Caerostris darwini Kuntner and Agnarsson, 2010
Caerostris darwini is a newly described orb-weaving spider from Madagascar. It produces the largest orb web known. The silk is extremely tough, tougher than any previously analyzed silk and more than 10 times tougher than Kevlar. (Agnarsson et al. 2010; Kuntner and Agnarsson 2010)
Caerostris spiders (Araneidae) are striking orbweavers known in Africa as "bark spiders". They are widespread throughout the Old World tropics. The large females are highly conspicuous when sitting in the center of their webs, but their name stems from the fact that at least some African species (and possibly some Asian ones) appear to mimic dead bark, twigs, or thorns. Caerostris darwini, however, and some other species in Madagascar, live permanently in the web, which is typically spun over flowing bodies of water. (Kuntner and Agnarsson 2010)
Female Caerostris darwini erect their giant webs across streams, rivers, and lakes, suspending the orb directly above the water on anchor threads attached to vegetation on each side of the river. These anchor lines can span up to 25 meters (M. Gregoric pers. comm., cited in Kuntner and Agnarsson 2010). Bridgelines are reinforced daily and the orb is apparently renewed for many days. Web size ranges from 900 to 28,000 cm2, with the largest reported web measuring about 2.8 m2, apparently the largest orb ever measured. With anchor lines capable of bridging over 25 m, Darwin's Bark Spider also builds the longest webs among all spiders. How the spiders establish lines across the river, allowing the building of the web, remains uncertain but is being investigated (M. Gregoric pers. comm., cited in Kuntner and Agnarsson 2010). Agnarsson et al. (2010) report that bridgeline length reflects the habitat: across a mid-sized river in Ranamofana National Park, most webs had bridgelines between 10 and 14 meters long; across smaller rivers in Perinet, bridgelines were much shorter (averaging 3.5 meters), whereas bridgelines across a lake in Perinet reached 25 meters (Agnarsson et al. 2010; M. Gregoric pers. comm., cited in Agnarsson et al. 2010 2010). Silk from C. darwini is extremely tough: it is able to absorb about ten times more kinetic energy before fracturing than does Kevlar (Agnarsson et al. 2010).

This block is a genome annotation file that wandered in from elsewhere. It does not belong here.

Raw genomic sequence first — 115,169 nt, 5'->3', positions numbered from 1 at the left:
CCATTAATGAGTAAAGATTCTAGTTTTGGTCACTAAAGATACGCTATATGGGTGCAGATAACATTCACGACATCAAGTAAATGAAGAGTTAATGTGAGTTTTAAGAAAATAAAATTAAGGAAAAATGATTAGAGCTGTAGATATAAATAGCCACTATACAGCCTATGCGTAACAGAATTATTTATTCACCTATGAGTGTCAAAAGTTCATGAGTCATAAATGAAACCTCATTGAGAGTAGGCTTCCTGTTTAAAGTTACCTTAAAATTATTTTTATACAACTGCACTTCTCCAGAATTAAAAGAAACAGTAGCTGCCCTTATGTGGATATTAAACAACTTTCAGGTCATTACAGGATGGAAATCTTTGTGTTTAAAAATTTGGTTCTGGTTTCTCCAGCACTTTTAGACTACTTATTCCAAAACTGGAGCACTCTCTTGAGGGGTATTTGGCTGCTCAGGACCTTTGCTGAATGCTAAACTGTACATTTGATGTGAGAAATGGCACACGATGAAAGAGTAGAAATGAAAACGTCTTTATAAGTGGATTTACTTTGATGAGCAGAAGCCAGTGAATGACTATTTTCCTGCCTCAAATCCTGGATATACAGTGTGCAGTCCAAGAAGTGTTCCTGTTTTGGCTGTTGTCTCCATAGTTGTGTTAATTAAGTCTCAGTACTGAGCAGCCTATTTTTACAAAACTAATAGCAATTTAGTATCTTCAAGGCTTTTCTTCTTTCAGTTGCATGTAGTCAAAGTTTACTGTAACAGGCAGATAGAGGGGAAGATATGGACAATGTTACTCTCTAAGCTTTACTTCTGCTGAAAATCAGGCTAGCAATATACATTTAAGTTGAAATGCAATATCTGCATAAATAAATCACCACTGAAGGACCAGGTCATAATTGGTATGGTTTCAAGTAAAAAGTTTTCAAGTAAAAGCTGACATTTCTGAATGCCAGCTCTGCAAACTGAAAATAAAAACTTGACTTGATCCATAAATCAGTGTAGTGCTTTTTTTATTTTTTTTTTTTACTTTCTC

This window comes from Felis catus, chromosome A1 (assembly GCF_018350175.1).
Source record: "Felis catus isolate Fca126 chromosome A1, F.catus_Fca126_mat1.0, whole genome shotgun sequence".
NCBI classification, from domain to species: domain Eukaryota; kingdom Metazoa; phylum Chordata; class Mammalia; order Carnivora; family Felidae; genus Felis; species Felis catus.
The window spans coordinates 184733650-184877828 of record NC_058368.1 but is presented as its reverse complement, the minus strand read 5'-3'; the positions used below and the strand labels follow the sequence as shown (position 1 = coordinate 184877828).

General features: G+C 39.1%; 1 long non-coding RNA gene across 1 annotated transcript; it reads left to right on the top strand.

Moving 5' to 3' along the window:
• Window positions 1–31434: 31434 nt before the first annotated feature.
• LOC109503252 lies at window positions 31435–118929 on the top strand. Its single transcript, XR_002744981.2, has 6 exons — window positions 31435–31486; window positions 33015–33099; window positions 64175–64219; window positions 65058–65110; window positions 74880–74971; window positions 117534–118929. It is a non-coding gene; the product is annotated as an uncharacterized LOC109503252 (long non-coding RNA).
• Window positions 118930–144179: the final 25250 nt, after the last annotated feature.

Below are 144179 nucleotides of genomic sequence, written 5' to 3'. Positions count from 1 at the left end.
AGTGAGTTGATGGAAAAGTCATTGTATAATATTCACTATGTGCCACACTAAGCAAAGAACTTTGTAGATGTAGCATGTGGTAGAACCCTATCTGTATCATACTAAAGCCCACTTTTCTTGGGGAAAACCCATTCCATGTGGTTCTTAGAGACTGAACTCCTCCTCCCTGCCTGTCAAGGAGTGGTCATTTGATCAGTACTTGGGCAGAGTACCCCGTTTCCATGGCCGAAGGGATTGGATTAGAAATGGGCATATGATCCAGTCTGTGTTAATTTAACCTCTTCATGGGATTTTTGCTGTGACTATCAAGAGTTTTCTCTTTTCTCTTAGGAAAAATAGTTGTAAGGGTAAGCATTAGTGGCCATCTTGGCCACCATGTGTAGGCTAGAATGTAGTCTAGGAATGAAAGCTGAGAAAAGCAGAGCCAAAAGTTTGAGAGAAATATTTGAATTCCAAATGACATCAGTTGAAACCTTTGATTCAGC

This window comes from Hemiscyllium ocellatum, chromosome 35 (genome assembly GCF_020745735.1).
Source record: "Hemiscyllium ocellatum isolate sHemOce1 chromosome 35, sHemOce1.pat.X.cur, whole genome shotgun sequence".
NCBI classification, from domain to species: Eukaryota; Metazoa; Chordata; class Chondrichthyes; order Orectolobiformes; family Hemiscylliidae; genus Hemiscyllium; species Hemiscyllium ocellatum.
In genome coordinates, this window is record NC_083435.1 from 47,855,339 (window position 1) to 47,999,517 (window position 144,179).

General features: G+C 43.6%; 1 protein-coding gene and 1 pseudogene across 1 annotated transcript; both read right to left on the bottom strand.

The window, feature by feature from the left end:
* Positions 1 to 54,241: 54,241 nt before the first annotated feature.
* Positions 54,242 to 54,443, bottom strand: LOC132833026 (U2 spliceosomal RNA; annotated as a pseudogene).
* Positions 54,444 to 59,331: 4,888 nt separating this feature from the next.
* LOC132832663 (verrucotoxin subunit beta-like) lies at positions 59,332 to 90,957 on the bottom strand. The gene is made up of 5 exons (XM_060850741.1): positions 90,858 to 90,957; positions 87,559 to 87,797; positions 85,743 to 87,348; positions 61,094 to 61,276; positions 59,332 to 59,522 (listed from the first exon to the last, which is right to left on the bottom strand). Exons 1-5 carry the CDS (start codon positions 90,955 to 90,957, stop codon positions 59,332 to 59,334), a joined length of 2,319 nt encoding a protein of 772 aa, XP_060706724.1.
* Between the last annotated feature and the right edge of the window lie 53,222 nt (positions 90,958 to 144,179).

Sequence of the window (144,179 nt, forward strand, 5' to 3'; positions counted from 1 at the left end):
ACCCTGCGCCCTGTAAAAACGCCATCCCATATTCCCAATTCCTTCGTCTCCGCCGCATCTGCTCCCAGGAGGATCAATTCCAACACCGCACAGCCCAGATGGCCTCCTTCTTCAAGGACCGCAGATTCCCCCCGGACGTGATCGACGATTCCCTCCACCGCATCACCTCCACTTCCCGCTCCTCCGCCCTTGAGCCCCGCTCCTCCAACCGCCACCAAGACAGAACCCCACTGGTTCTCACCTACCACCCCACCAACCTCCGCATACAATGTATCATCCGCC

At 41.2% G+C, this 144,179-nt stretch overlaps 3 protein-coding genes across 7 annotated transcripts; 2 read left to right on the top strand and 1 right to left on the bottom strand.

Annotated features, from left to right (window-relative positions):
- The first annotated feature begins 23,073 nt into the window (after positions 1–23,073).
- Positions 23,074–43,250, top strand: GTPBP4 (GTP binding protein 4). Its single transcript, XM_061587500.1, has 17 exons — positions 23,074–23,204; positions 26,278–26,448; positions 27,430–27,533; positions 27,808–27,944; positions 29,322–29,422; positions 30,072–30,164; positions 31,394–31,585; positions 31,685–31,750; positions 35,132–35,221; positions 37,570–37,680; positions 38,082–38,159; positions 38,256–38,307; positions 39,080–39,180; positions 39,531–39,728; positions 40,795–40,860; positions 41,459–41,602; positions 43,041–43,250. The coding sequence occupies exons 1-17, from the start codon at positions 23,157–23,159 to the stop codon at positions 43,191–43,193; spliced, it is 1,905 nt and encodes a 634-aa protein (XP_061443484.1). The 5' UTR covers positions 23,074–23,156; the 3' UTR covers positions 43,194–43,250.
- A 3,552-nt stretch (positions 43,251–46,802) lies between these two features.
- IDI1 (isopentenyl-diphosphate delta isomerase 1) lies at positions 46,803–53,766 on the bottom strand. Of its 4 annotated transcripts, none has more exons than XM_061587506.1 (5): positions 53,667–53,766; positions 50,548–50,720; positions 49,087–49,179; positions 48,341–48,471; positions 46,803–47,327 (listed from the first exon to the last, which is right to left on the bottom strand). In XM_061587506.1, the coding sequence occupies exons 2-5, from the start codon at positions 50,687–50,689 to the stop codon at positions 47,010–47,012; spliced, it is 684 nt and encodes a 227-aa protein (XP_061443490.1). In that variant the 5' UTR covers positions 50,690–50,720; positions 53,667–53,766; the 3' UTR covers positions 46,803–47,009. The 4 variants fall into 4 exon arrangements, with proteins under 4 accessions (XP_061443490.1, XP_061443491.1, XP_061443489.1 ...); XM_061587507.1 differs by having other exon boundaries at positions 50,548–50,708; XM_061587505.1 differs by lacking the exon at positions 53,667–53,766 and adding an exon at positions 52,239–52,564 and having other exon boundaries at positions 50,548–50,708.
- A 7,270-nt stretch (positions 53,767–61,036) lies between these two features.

Although Kuntner and Agnarsson (2010) observed numerous Caerostris darwini webs over a long period of time, prey items were rarely observed. They did report a mass capture of ephemeropteran (mayfly) prey in these webs. Webs contained up to 32 mayflies that were subsequently wrapped en masse, with the spider wrapping together several prey items before feeding on them. Most wrapped prey packages were heavily kleptoparasitized by flies (apparently undescribed and representing several species and at least two families). Up to 10 flies were observed on a single package being consumed by the host spider, and numerous flies were constantly hovering around the spider and its prey. Flies were also found on prey items that had not been wrapped by the spider. (Kuntner and Agnarsson 2010)
Caerostris darwini exhibit extreme sexual size dimorphism, with large females and small males (Kuntner and Agnarsson 2010).
Kuntner and Agnarsson (2010) provide a technical diagnosis of the genus Caerostris, distinguishing it from other araneids, and of the new species C. darwini, distinguishing it from the similar C. vicina, C. sexcuspidata, C. extrusa, and other Afrotropical Caerostris species. Caerostris darwini exhibit extreme sexual size dimorphism, with large females and small males (Kuntner and Agnarsson 2010).
Caerostris darwini inhabits montane rainforests and their edges in eastern Madagascar, constructing large webs over water (small streams to medium sized rivers, and even lakes) (Kuntner and Agnarsson 2010).
Caerostris darwini is found in eastern Madagascar, where it is currently known from Ranomafana National Park and Andasibe-Mantadia National Park (Kuntner and Agnarsson 2010).